Real enough, in fact, that a mere nineteen years later, the city’s air traffic had grown so rapidly that construction began on a shiny new international hub, big enough to accommodate a mid-century tourist boom, the jet era, and an explosion of international travel. The 1929 terminal was shuttered, living a few latter-day half-lives as offices for one short-term tenant or another, finally coming its silent rest on the Port’s back property, its legacy given half-hearted lip service with the obligatory plaque on the door.
Full disclosure: Columbus, Ohio was, for most of my life, my hometown. It is, among other things, a city of many firsts, a vital test market of ideas for everything from ATMs to hula hoops. And while I know that new uses won’t be in the cards for all historically important buildings there (or, indeed, anywhere), I am glad, at least, that, as photographers, we are privileged to say of such places: look here. This happened. This was important.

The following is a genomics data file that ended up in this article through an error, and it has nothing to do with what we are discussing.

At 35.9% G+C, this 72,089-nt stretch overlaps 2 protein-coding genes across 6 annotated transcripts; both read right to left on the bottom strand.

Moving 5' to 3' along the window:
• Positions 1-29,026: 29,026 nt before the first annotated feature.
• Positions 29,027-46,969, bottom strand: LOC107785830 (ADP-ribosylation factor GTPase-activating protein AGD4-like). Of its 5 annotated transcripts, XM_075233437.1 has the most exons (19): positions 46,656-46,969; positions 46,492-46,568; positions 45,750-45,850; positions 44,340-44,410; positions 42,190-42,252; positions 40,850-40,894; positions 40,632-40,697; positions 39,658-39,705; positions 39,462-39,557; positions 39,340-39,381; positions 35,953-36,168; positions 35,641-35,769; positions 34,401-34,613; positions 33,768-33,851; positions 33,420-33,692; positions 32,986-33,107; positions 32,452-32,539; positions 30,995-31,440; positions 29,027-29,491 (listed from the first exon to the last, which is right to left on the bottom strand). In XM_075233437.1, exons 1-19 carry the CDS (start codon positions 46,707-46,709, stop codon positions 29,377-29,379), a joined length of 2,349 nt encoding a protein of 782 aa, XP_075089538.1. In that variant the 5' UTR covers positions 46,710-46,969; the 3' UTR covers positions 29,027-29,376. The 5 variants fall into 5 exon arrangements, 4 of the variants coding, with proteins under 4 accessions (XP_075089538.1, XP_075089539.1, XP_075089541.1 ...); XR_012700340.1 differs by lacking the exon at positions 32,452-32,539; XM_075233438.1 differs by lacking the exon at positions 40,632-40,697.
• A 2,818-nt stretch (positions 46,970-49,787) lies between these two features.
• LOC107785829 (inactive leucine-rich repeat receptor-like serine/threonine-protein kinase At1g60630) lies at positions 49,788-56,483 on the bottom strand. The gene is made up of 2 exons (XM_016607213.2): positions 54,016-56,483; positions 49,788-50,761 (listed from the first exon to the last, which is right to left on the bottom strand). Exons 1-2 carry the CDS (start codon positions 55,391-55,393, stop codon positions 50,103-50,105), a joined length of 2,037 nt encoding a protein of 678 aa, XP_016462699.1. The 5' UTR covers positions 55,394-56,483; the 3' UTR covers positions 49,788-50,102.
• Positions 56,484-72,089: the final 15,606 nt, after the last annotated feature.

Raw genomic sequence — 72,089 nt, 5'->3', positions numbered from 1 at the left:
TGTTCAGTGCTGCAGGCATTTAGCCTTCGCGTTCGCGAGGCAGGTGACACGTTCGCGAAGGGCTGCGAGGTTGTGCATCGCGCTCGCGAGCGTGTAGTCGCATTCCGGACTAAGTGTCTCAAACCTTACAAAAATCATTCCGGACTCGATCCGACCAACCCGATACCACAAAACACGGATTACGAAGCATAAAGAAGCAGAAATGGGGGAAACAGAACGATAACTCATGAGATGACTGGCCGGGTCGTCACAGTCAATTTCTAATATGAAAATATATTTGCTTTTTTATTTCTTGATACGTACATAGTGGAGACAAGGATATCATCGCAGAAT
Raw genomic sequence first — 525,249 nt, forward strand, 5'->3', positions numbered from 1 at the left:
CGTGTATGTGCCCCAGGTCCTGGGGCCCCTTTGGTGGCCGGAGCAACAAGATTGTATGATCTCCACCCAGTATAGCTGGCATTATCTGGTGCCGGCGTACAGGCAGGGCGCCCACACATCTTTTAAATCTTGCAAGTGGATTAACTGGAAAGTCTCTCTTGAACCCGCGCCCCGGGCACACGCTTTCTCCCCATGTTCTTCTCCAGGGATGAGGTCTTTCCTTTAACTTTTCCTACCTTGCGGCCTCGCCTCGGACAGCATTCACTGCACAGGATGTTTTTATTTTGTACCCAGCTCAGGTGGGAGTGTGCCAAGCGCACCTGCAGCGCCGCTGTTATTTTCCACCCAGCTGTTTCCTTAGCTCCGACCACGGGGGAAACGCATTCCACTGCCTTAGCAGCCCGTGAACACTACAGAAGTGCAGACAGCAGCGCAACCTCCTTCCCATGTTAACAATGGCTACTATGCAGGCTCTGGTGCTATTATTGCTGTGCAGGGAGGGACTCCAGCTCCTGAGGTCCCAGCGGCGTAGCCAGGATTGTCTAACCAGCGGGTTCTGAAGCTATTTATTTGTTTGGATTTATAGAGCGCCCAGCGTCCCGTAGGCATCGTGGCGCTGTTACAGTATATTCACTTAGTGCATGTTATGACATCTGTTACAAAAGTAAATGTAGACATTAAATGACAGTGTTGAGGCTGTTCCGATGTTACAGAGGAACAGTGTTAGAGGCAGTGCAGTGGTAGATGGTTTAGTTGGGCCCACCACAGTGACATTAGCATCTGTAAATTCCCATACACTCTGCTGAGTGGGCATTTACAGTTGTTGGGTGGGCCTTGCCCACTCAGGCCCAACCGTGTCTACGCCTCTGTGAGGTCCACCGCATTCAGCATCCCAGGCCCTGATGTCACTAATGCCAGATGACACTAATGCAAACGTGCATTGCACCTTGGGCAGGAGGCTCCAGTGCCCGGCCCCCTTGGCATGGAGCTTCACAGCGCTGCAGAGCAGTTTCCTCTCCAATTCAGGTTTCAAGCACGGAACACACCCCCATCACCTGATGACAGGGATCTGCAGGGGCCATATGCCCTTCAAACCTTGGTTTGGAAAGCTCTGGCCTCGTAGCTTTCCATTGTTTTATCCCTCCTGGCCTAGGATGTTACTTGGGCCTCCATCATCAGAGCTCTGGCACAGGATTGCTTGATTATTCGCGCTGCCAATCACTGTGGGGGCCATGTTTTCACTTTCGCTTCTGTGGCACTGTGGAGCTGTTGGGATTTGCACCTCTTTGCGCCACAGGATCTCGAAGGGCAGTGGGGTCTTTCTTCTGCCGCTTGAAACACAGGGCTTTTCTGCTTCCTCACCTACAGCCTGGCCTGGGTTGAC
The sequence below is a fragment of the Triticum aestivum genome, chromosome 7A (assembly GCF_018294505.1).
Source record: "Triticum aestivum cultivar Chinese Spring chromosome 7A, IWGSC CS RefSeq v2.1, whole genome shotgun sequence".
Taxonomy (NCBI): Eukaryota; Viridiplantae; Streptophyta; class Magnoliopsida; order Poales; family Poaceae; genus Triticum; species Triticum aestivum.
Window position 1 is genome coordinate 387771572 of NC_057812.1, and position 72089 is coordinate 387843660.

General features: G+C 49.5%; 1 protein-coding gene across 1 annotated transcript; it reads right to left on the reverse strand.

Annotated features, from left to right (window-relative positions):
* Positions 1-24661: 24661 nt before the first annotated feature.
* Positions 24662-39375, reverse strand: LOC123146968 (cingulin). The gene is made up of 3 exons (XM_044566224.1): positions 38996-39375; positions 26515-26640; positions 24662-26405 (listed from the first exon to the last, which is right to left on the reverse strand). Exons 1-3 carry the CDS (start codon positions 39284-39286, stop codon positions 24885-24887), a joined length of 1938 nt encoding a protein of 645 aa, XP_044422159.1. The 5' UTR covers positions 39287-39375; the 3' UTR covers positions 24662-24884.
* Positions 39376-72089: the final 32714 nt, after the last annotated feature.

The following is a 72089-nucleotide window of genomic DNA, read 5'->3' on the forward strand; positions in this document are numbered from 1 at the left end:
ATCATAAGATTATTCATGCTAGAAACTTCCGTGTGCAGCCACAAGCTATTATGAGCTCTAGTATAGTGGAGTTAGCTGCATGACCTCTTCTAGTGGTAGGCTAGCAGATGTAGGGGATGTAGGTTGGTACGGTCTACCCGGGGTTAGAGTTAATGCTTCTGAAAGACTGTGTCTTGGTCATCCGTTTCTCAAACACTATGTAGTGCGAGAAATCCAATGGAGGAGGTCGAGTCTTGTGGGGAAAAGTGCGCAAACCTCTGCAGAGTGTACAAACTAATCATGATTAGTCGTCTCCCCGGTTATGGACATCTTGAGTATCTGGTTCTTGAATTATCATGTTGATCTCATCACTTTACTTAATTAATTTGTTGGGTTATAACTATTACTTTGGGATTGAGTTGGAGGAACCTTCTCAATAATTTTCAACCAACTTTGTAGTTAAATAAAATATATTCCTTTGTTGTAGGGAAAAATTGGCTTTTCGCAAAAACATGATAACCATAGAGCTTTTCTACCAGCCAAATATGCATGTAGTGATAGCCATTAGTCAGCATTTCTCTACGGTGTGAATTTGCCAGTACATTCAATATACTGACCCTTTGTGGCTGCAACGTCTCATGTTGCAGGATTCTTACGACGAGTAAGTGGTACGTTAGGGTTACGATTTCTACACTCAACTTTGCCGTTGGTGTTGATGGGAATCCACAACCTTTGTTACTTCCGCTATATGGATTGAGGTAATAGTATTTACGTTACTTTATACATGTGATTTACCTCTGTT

It’s often said that there are no second acts in American lives.
That’s tragic. And confounding.
By MICHAEL PERKINS
HIDDEN IN PLAIN SIGHT IT WAS, the final residential design completed by the late Frank Lloyd Wright, mysteriously unsung in every major study of his late work and absent from nearly every retrospective on the cantankerous colossus of twentieth-century architecture. The house, designed for his son David in the Arcadia neighborhood of central Phoenix, Arizona, rose from the desert in 1950 and almost immediately faded from popular view, staying under the radar less than a mile from Camelback Mountain, the sight of which dictated the site of the home, in one of Wright’s most dramatic examples of organic architecture.